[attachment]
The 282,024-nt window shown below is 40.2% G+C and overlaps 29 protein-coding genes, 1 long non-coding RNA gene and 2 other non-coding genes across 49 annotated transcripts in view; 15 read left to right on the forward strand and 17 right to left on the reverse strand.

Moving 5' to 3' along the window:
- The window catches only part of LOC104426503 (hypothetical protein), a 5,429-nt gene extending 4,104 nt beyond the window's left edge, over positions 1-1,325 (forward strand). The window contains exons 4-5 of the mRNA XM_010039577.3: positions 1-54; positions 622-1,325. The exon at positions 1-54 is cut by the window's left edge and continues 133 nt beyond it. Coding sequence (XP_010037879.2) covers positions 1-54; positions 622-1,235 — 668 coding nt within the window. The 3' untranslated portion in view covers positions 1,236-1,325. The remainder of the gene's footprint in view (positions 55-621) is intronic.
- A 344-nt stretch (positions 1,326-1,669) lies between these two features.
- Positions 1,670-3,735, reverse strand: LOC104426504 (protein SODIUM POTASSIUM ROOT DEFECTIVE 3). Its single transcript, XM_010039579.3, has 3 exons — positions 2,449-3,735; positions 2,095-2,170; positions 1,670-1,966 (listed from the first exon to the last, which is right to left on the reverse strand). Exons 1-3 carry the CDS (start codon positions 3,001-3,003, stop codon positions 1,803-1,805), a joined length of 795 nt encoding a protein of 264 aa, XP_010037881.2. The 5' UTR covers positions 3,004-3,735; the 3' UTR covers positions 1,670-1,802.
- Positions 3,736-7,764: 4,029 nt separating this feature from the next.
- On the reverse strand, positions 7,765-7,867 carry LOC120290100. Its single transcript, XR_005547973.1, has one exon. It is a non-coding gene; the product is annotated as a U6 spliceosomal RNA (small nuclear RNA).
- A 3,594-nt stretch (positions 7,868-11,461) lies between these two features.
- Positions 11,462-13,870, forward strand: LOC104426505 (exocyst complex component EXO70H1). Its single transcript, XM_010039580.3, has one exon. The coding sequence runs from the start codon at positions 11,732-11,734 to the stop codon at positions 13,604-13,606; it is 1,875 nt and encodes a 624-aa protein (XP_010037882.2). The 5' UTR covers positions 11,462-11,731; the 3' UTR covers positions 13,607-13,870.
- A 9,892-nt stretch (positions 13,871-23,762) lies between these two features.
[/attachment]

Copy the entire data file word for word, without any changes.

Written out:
The 282,024-nt window shown below is 40.2% G+C and overlaps 29 protein-coding genes, 1 long non-coding RNA gene and 2 other non-coding genes across 49 annotated transcripts in view; 15 read left to right on the forward strand and 17 right to left on the reverse strand.

Moving 5' to 3' along the window:
- The window catches only part of LOC104426503 (hypothetical protein), a 5,429-nt gene extending 4,104 nt beyond the window's left edge, over positions 1-1,325 (forward strand). The window contains exons 4-5 of the mRNA XM_010039577.3: positions 1-54; positions 622-1,325. The exon at positions 1-54 is cut by the window's left edge and continues 133 nt beyond it. Coding sequence (XP_010037879.2) covers positions 1-54; positions 622-1,235 — 668 coding nt within the window. The 3' untranslated portion in view covers positions 1,236-1,325. The remainder of the gene's footprint in view (positions 55-621) is intronic.
- A 344-nt stretch (positions 1,326-1,669) lies between these two features.
- Positions 1,670-3,735, reverse strand: LOC104426504 (protein SODIUM POTASSIUM ROOT DEFECTIVE 3). Its single transcript, XM_010039579.3, has 3 exons — positions 2,449-3,735; positions 2,095-2,170; positions 1,670-1,966 (listed from the first exon to the last, which is right to left on the reverse strand). Exons 1-3 carry the CDS (start codon positions 3,001-3,003, stop codon positions 1,803-1,805), a joined length of 795 nt encoding a protein of 264 aa, XP_010037881.2. The 5' UTR covers positions 3,004-3,735; the 3' UTR covers positions 1,670-1,802.
- Positions 3,736-7,764: 4,029 nt separating this feature from the next.
- On the reverse strand, positions 7,765-7,867 carry LOC120290100. Its single transcript, XR_005547973.1, has one exon. It is a non-coding gene; the product is annotated as a U6 spliceosomal RNA (small nuclear RNA).
- A 3,594-nt stretch (positions 7,868-11,461) lies between these two features.
- Positions 11,462-13,870, forward strand: LOC104426505 (exocyst complex component EXO70H1). Its single transcript, XM_010039580.3, has one exon. The coding sequence runs from the start codon at positions 11,732-11,734 to the stop codon at positions 13,604-13,606; it is 1,875 nt and encodes a 624-aa protein (XP_010037882.2). The 5' UTR covers positions 11,462-11,731; the 3' UTR covers positions 13,607-13,870.
- A 9,892-nt stretch (positions 13,871-23,762) lies between these two features.